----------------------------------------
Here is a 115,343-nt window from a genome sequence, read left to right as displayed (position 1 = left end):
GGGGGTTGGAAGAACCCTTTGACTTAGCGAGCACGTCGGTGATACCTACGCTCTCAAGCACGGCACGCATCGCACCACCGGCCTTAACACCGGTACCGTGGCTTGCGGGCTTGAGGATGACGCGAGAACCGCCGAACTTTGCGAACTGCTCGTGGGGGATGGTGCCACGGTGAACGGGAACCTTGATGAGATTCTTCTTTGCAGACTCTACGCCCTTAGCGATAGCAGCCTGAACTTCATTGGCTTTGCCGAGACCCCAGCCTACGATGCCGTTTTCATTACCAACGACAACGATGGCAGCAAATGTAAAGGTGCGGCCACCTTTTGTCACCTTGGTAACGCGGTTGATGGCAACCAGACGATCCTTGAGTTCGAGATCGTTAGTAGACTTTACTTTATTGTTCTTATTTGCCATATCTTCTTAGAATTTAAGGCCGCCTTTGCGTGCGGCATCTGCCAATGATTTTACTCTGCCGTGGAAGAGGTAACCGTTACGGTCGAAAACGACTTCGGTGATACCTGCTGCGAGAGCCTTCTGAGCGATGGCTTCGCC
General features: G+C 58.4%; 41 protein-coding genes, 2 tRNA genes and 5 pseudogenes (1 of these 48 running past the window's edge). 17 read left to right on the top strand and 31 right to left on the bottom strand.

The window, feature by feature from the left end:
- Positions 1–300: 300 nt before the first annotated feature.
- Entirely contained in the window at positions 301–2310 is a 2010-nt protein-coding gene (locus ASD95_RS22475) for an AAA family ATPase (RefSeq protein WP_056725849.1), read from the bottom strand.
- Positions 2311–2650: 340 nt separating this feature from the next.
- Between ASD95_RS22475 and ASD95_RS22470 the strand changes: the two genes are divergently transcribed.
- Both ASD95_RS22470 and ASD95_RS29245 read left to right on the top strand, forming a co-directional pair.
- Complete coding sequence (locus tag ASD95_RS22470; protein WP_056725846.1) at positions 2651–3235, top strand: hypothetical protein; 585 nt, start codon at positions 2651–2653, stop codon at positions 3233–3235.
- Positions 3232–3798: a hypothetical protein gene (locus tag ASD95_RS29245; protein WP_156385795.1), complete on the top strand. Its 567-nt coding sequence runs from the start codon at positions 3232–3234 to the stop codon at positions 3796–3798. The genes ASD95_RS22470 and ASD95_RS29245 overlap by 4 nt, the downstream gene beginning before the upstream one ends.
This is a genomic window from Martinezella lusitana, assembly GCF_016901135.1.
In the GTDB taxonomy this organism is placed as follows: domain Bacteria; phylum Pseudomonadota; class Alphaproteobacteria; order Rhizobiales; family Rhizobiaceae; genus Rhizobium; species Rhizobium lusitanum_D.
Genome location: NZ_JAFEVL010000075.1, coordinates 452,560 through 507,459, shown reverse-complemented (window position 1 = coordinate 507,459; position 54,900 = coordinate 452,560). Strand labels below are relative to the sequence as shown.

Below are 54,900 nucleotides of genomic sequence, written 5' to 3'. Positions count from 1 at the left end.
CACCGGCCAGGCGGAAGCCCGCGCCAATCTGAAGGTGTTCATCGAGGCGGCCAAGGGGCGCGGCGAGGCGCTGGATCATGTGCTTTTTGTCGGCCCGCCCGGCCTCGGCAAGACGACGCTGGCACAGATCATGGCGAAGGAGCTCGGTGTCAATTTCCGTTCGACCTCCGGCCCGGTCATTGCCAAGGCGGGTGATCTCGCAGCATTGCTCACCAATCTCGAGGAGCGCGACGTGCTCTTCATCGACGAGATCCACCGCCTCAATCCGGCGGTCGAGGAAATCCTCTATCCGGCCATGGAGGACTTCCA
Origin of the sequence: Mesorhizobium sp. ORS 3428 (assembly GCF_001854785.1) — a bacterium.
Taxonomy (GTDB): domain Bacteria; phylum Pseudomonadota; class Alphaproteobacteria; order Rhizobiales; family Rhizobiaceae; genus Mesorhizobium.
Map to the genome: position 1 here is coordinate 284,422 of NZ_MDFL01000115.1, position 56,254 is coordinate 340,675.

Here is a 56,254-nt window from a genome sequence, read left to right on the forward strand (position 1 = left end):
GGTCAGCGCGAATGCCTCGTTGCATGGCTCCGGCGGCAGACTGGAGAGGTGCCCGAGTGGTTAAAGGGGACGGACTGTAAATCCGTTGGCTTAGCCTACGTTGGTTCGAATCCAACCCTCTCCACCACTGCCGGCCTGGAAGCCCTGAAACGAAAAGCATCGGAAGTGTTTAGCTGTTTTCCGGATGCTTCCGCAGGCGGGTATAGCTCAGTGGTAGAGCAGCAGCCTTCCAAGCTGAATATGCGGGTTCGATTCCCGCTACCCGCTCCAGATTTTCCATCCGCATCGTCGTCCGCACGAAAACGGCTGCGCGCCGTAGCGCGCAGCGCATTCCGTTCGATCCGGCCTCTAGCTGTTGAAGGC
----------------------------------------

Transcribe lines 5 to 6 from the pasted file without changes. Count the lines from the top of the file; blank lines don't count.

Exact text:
- Positions 1–300: 300 nt before the first annotated feature.
- Entirely contained in the window at positions 301–2310 is a 2010-nt protein-coding gene (locus ASD95_RS22475) for an AAA family ATPase (RefSeq protein WP_056725849.1), read from the bottom strand.